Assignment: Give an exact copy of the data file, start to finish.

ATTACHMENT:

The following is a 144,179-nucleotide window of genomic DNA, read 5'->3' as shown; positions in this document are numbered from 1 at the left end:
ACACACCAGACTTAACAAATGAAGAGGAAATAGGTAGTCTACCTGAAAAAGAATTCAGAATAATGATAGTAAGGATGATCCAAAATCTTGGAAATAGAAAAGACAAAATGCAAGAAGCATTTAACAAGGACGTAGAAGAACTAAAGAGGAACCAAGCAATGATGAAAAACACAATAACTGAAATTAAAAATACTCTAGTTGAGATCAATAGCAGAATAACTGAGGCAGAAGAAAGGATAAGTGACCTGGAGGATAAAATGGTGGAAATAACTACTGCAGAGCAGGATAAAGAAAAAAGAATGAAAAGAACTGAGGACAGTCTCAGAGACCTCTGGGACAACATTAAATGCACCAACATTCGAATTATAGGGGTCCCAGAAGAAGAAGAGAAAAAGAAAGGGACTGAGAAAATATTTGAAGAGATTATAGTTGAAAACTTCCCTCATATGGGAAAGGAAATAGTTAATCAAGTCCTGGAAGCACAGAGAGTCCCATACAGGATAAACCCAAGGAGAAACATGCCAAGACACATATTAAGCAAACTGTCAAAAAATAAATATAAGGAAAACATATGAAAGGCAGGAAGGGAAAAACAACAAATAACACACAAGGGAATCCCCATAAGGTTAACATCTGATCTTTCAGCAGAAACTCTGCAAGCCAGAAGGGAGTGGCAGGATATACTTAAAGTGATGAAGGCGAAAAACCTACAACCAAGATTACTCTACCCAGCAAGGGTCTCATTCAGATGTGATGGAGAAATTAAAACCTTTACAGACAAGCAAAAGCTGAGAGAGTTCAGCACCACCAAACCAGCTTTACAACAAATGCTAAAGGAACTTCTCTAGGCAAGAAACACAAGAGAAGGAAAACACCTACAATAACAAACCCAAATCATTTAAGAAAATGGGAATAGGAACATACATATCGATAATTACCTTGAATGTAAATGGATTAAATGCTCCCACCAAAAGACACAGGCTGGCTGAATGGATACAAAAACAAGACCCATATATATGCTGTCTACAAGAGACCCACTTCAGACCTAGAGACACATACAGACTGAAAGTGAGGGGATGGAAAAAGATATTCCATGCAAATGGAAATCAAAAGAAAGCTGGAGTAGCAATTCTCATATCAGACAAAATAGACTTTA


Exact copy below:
The following is a 144,179-nucleotide window of genomic DNA, read 5'->3' as shown; positions in this document are numbered from 1 at the left end:
ACACACCAGACTTAACAAATGAAGAGGAAATAGGTAGTCTACCTGAAAAAGAATTCAGAATAATGATAGTAAGGATGATCCAAAATCTTGGAAATAGAAAAGACAAAATGCAAGAAGCATTTAACAAGGACGTAGAAGAACTAAAGAGGAACCAAGCAATGATGAAAAACACAATAACTGAAATTAAAAATACTCTAGTTGAGATCAATAGCAGAATAACTGAGGCAGAAGAAAGGATAAGTGACCTGGAGGATAAAATGGTGGAAATAACTACTGCAGAGCAGGATAAAGAAAAAAGAATGAAAAGAACTGAGGACAGTCTCAGAGACCTCTGGGACAACATTAAATGCACCAACATTCGAATTATAGGGGTCCCAGAAGAAGAAGAGAAAAAGAAAGGGACTGAGAAAATATTTGAAGAGATTATAGTTGAAAACTTCCCTCATATGGGAAAGGAAATAGTTAATCAAGTCCTGGAAGCACAGAGAGTCCCATACAGGATAAACCCAAGGAGAAACATGCCAAGACACATATTAAGCAAACTGTCAAAAAATAAATATAAGGAAAACATATGAAAGGCAGGAAGGGAAAAACAACAAATAACACACAAGGGAATCCCCATAAGGTTAACATCTGATCTTTCAGCAGAAACTCTGCAAGCCAGAAGGGAGTGGCAGGATATACTTAAAGTGATGAAGGCGAAAAACCTACAACCAAGATTACTCTACCCAGCAAGGGTCTCATTCAGATGTGATGGAGAAATTAAAACCTTTACAGACAAGCAAAAGCTGAGAGAGTTCAGCACCACCAAACCAGCTTTACAACAAATGCTAAAGGAACTTCTCTAGGCAAGAAACACAAGAGAAGGAAAACACCTACAATAACAAACCCAAATCATTTAAGAAAATGGGAATAGGAACATACATATCGATAATTACCTTGAATGTAAATGGATTAAATGCTCCCACCAAAAGACACAGGCTGGCTGAATGGATACAAAAACAAGACCCATATATATGCTGTCTACAAGAGACCCACTTCAGACCTAGAGACACATACAGACTGAAAGTGAGGGGATGGAAAAAGATATTCCATGCAAATGGAAATCAAAAGAAAGCTGGAGTAGCAATTCTCATATCAGACAAAATAGACTTTA